FONTAINES D.C. interview – Evening Standard, 2 Oct 2020

While the music scene lies dormant around him, Fontaines D.C.’s Carlos O’Connell has actually found a way to play some gigs.

When we speak via webcam, the Irish guitarist is on an extended holiday with two musician friends – James McGovern from The Murder Capital and Lewis Lazar of Oracle Sisters – on Hydra, the Greek island that Leonard Cohen made his home in the Sixties. The trio have settled into an informal routine of playing cover versions to patrons of a bar in the main town a few nights a week.

“It’s been such a nice thing, playing to maybe 50 people sitting on different tables in a little square,” he says. “I forgot that feeling. There’s something really special about it.”

It’s a huge change of pace from 2019, when O’Connell estimates the post-punk quintet played close to 200 gigs everywhere from Mexico City to Moscow. That year they released an explosive debut album, Dogrel, which united sandpaper guitars with poetic lyrics delivered by singer Grian Chatten in a Dublin accent thicker than Irish rainclouds. It was nominated for the Mercury Prize and followed quickly this summer by A Hero’s Death. The band’s second long-player slowed things down and deepened the murky atmospheres, and proved so popular in its first week that Taylor Swift’s team had to bring forward the CD release of her Folklore album to make sure she had enough sales to take the number one spot.

It’s the best rock album of the year, but without the constant touring they did the first time around, it’s not so easy to hold public attention. They’re promoting the standout track, A Lucid Dream, as a new single, and have been filming “isolation versions” of most songs from their scattered abodes in London (Chatten), Dublin (drummer Tom Coll), Paris (bassist Conor Deegan) and New York (guitarist Conor Curley). They also filmed two full gigs without an audience in Dublin over the summer, at RTÉ Radio Centre and Kilmainham Gaol, which was the last time they were all in the same room.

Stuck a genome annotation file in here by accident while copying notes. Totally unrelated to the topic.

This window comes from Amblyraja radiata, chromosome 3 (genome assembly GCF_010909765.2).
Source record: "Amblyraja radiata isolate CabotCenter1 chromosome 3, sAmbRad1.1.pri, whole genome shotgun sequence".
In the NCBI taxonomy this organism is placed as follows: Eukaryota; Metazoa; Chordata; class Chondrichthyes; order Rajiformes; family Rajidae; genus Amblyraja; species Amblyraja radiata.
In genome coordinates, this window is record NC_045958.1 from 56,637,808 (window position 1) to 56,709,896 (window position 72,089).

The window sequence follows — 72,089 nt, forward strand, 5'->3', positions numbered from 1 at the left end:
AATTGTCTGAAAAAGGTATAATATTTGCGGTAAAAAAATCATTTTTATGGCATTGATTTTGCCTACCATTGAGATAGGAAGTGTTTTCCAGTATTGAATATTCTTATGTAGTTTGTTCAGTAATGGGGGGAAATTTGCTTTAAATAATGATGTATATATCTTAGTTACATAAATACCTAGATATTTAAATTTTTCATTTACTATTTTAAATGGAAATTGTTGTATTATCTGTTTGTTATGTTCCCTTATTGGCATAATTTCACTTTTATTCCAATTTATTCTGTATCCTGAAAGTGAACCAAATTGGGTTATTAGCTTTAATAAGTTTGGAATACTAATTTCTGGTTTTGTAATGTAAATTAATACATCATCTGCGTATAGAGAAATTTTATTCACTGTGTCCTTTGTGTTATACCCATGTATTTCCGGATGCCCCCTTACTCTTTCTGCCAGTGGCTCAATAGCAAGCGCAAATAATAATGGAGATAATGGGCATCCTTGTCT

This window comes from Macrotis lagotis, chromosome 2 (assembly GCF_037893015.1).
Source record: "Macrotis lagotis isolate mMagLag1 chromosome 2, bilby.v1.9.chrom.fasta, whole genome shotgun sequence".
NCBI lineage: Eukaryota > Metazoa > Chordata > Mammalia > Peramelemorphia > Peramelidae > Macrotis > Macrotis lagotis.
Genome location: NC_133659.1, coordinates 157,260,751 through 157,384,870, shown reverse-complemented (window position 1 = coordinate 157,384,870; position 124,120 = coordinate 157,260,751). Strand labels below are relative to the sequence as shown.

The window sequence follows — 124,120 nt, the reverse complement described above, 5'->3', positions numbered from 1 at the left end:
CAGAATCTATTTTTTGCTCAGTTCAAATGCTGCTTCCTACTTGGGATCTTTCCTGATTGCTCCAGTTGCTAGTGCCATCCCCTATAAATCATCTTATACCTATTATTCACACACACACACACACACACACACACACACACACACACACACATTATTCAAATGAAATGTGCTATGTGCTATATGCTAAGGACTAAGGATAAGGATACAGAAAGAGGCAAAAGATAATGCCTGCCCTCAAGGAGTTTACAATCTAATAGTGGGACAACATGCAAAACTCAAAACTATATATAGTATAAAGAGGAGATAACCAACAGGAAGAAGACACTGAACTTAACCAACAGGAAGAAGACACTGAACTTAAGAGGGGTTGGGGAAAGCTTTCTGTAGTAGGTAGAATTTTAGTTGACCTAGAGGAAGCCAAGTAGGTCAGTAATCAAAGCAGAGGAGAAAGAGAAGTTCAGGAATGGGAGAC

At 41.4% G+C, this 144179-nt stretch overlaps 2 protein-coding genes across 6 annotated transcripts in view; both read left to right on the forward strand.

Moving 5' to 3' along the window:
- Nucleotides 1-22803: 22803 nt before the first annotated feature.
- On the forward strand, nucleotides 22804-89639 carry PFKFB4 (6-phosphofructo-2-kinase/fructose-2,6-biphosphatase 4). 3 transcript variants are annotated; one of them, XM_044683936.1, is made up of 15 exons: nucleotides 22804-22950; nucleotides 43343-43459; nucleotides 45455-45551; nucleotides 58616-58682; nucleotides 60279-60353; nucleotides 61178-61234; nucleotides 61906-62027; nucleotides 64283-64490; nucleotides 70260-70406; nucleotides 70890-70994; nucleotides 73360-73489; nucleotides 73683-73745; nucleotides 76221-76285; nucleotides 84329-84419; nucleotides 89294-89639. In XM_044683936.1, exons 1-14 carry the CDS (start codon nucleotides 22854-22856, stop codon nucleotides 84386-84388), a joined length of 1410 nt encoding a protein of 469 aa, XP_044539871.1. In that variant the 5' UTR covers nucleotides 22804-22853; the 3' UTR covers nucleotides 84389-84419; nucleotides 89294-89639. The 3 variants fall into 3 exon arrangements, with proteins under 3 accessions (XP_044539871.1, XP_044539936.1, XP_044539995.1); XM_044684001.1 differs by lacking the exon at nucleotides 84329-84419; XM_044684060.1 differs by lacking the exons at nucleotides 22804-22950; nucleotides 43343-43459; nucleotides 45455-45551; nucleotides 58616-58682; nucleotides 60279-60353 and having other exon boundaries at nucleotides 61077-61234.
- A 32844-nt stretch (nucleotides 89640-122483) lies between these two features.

“It’s hard to know how well this record is doing. It’s not as demanding in terms of our time and energy, and any kind of response is online, so it’s not easy to grasp,” says Chatten, who joins the conversation belatedly thanks to a Whatsapp update preventing him from accessing the Zoom link – the tedious convolutions of 2020 meetups. He’s an intense fellow, a rare smiler, who has welcomed the enforced break from life on the road.

“It was as if we lived a series of Fridays for two years and forgot the reason for a weekday,” he says. “We forgot what other treasures are available – the feeling of cooking your own meal, or even the satisfaction of cleaning up after yourself, not that I do it that much. It took me a long time to get back to loving that feeling of autonomy and solitude. I found myself hanging around petrol stations getting very excited, and I even went into Kings Cross station just to be near that sense of transit because it makes me feel at home. I’ve been so institutionalised towards living like that.”